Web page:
There are literally thousands of diets that focus on ways to lose weight. Subcuteous fat loss will give you a thinner appearance, but stop dieting and the weight often reappears, sometimes in greater amounts.
A team from Harvard recently published the results of a study over 120,000 men and women for 12 to 20 years to discover the major factors affecting weight in lifestyle and diet.
It is clear that there are more underlying factors that affect weight gain than simply diet and exercise but there do happen to be six top fattening foods, that if we limit in our diet we may see some protection to weight gain.
- Fattening foods
They discovered that the most fattening foods were potatoes in the diet, in all forms including potatoes used as an ingredient or a filler. They found that crisps (potato chips), french fries, chips or any potato based foods were responsible for more weight gain than any other food/beverage, including sweets, cakes and desserts and soft drinks. Over an period of 4 years, consumption of potato chips were responsible for 1.69lb.
Eat these foods regularly over an interval of 10 years and your body shape could be affected.
The top 5 most fattening foods were:
- Potato Chips
- Sugar-Sweetened Beverages
- Unprocessed Red Meats
- Processed Meats
- Slimming Foods
According to the study:
“Higher fibre content and slower digestion of these foods would augment satiety, and their increased consumption would also displace other, more highly processed foods in the diet, providing plausible biologic mechanisms whereby persons who eat more fruits, nuts, vegetables, and whole grains would gain less weight over time”.
But it seems that the participants that were eating foods such as vegetables, whole grains, nuts, fruits and yoghurt had some protection against weight gain.
- Lifestyle behaviours
Regular exercise protected the participants against weight gain, but common factors of lifestyle such as smoking (including former smokers and new quitters), television viewing and drinking alcohol contributed to weight gain. Lack of and too much sleep* (<6 or 8 hours per night>) increased weight.
- Slow Process
Weight gain occurs gradually over a number of years, but small changes to your diet and lifestyle could potentially help to protect against weight gain. The lifestyle and dietary factors studied in the report did have small impacts on weight but this should not be taken lightly, as these factors can be accumulative.
“A habitual energy imbalance of about 50 to 100 kcal per day may be sufficient to cause the gradual weight gain seen in most persons. This means that unintended weight gain occurs easily but also that modest, sustained changes in lifestyle could mitigate or reverse such an energy imbalance.”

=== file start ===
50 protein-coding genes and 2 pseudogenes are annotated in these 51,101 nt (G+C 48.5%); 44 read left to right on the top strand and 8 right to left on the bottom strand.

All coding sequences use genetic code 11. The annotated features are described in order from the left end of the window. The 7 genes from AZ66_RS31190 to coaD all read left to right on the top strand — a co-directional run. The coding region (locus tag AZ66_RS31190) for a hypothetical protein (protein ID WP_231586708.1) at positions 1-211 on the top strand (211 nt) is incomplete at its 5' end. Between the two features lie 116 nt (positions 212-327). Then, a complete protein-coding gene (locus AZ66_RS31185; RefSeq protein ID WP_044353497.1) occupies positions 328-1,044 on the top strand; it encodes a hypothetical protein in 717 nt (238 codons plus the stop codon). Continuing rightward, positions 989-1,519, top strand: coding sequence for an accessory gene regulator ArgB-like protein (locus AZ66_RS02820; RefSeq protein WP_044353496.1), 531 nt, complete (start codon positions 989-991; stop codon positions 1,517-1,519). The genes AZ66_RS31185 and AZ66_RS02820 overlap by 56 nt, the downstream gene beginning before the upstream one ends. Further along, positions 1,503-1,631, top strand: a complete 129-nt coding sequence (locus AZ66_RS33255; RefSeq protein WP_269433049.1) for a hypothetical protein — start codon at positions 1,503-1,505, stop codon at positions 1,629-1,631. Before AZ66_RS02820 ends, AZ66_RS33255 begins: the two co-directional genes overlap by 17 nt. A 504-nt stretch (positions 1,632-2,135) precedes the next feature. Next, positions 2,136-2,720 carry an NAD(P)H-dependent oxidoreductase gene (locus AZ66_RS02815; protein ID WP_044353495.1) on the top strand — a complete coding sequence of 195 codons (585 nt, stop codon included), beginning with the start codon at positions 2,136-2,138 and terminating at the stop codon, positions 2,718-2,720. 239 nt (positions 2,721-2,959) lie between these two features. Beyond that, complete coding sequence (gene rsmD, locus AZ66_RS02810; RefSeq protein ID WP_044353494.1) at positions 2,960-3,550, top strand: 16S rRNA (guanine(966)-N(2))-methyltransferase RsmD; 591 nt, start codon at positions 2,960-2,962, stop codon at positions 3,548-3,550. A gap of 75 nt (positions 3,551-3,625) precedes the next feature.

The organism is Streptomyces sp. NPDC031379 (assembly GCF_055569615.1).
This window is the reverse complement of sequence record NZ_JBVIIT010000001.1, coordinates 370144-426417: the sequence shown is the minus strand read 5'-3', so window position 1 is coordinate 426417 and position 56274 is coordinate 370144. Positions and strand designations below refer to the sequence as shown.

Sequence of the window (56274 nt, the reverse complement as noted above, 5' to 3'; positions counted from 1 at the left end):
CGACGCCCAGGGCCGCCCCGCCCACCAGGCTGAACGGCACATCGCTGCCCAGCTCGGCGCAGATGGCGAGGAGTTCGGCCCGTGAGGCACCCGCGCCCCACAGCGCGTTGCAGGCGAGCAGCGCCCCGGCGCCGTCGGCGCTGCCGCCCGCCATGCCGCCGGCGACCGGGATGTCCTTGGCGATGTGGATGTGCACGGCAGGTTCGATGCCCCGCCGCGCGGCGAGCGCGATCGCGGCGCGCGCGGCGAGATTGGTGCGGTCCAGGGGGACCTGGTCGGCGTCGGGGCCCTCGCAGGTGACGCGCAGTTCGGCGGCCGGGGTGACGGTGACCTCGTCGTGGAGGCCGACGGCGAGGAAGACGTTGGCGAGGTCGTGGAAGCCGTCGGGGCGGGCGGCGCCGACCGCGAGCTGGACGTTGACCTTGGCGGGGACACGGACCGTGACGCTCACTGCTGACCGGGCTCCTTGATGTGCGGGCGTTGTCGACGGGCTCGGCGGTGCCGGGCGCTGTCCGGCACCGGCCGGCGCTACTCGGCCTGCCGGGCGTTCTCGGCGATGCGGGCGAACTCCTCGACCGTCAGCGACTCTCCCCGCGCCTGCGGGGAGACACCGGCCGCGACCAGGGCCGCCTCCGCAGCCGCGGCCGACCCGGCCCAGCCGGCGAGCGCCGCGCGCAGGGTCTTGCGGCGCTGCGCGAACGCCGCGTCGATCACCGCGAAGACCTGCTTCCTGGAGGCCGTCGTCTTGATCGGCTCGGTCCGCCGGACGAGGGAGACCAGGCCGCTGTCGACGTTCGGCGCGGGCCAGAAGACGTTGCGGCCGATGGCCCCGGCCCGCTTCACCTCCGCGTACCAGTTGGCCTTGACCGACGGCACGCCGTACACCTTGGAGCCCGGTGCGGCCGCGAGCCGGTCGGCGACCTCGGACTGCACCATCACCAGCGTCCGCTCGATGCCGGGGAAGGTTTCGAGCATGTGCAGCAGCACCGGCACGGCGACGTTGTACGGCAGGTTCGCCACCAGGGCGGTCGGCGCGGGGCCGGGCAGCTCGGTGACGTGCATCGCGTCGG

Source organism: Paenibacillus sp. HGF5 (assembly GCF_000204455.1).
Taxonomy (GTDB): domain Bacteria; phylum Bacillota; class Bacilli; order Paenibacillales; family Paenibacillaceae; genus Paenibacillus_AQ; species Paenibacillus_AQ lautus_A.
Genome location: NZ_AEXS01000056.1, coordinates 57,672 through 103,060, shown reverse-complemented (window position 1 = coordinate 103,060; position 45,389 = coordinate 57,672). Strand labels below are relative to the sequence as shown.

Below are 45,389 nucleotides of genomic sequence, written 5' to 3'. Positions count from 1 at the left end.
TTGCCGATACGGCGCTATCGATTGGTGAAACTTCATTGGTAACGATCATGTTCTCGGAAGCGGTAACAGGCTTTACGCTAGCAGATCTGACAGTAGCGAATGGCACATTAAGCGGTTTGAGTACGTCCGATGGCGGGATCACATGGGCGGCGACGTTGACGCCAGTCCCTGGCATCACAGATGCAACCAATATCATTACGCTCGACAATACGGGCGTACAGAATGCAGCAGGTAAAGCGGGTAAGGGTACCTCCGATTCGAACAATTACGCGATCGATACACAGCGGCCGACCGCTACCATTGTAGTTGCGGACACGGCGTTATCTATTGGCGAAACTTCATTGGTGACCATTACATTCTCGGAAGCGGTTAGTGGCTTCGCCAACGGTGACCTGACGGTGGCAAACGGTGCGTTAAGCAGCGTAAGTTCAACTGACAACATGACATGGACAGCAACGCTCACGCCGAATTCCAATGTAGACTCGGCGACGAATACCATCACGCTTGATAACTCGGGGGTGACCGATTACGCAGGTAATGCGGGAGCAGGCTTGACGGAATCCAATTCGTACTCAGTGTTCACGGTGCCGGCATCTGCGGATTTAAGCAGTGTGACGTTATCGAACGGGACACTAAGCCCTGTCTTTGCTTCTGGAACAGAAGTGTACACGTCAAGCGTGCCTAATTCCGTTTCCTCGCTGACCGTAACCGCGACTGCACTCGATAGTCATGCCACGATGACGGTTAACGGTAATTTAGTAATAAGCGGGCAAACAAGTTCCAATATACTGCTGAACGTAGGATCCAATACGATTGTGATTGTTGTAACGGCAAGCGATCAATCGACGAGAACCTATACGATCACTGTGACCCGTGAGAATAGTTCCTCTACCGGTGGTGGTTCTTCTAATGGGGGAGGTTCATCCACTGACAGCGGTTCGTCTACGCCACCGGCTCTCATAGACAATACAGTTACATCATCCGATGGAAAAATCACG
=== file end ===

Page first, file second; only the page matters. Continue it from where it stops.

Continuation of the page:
Reference: Mozaffarian D, Hao T, Rimm EB, Willett WC, Hu FB. Changes in diet and lifestyle and long-term weight gain in women and men. N Engl J Med. 2011 Jun 23;364(25):2392-404.
It may only take a few small adjustments to your lifestyle and diet to improve the success of your weight loss regime. For example:
Slimming aids may include popular instant meal packs that are easy to use in the short term. Weight loss can be dramatic and fast, but in my experience I have not seen any long term results from drastic measures like these. One simple technique I use is to suggest whey protein concentrate shakes instead of these slimming packs. They can help to curb hunger and if taken after exercise, could have possible preventative factors to weight gain. I can report encouraging results in my clients wishing to slim down.
- Why The Amount Of Sleep You Get May Affect Your Weight
*Chronic diseases such as obesity, cardiovascular disease and diabetes are affected by the lack of refreshing sleep, or sleep that is disturbed. In the January 2009 edition of the American Journal of Clinical Nutrition, researchers found that by curtailing sleep from 8.5 hours to 5.5 hours increased the urge for eleven healthy subjects to snack on high calorie and sugary carbohydrate based foods. This is said to be due to the alteration of the endocrine regulation of hunger and appetite.
The participants were studied under laboratory conditions for a short period of time and the thought is perhaps the prolonged exposure to appealing foods and “sleep loss changes in reward seeking and motivation” could be a factor.
According to the study, pronounced carbohydrate consumption and preference for sweets have already been reported in psychologically demanding circumstances.
The researchers conclude that:
“Additional studies will be needed to examine the effect of habitual sleep curtailment on human food intake and energy metabolism under free-living conditions.”
These findings reveal a link between sleep loss and weight gain on a relatively small number of participants. But with insomnia is on the rise, coinciding with increased instances of obesity, we could conclude that staying between 6 – 8 hours of sleep per night may assist with weight loss.